Although the autism hour introduction is a great start in the right direction, more still needs to be done. The introduction of the sunflower lanyard can be positive for people with invisible disabilities, having that extra time in the supermarkets and knowing store colleagues will offer support to those who need it can be a comfort and reassuring for some. However, for people with social difficulties like myself, I worry that if I wear one an employee will approach me.

I spoke with a young woman with autism (who wishes to remain anonymous) about what she thinks of autism hour in supermarkets and what shopping is like for her:

The autism hour is a nice idea but I agree it doesn’t work in reality. I don’t even know which local shops do it and when because it doesn’t seem worth using. I don’t have a lanyard but I have been thinking about getting one. Although they’re starting to lose meaning because people wear them to try and get away with not wearing a mask. The number one thing that bothers me in shops is when I pick out a “safe” cashier (I have a couple in any shop I frequently visit) and they tell me to move to a different one with a shorter queue. I know they’re trying to be helpful but I panic because it’s not my “safe” person and it feels too rude to insist on staying put.”

I have been prejudiced against in stores over the years. I’ve been asked to remove my headphones even though I need to wear them when I am out in public. I have been followed by security before, possibly because my social awkwardness, lack of eye contact and alternative dress sense can make some people suspicious. I have not been listened to when I have made complaints about these incidents. How are we meant to access our communities if our communities don’t make it accessible for us?

Another idea on how people with autism can access their communities is having more PEC signs/symbols in stores and teaching members of staff per store or company to use Makaton. There have been some viral videos in recent years of some people who are deaf or have hearing difficulties ordering food in BSL at fast food restaurants.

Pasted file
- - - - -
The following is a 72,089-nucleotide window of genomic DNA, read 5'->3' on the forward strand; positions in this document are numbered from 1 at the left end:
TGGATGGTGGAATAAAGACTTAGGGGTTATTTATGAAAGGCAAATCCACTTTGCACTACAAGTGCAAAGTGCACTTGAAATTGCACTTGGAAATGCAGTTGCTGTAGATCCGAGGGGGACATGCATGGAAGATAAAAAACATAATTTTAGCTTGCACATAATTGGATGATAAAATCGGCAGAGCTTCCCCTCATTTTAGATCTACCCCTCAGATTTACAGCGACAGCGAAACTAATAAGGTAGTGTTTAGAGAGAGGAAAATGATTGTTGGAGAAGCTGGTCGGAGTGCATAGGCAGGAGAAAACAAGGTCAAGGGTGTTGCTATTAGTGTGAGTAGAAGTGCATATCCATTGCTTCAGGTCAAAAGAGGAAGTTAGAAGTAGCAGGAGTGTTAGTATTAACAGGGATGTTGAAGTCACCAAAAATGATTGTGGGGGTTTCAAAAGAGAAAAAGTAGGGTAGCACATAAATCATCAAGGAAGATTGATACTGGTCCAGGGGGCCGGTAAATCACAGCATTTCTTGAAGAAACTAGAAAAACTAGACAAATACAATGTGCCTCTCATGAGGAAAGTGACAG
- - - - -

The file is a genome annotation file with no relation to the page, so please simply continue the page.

Most of these videos have been positive with either staff members communicating with them in BSL or understanding what the customer is asking for, there have been a few where members of staff are accusing the customer of lying about being deaf/hard of hearing or refusing to serve them. Although BSL has some similarities in terms of signs as Makaton, there are some differences which is why having some staff members learn Makaton would be helpful to people with autism who use Makaton and more signs around stores would encourage more people with autism to shop independently.

Moving forward

Although as a society, we are making some progress for people with autism and learning disabilities in our education, training and campaigning, it is still not where it needs to be, and we have a long way to go. While invisibility awareness posters are put up in London tube and train stations, people’s prejudice and ignorance still happens to us daily and we are still not tolerant as a society yet. We need our public services to not be cut and closed whenever the UK is in a financial crisis. And we need better education on autism and learning disabilities in schools and training the work place. Only then will prejudice and ignorance finally be a thing of the past and we can access our communities easily.

[1] Austerity Bites: A Journal to the Sharp End of Cuts in the UK by Mary O’Hara discusses the cuts made in the UK when we had the conservative and liberal democrat coalition government in the early 2010s. O’Hara discusses the effects it has on vulnerable people who rely on public services in the journal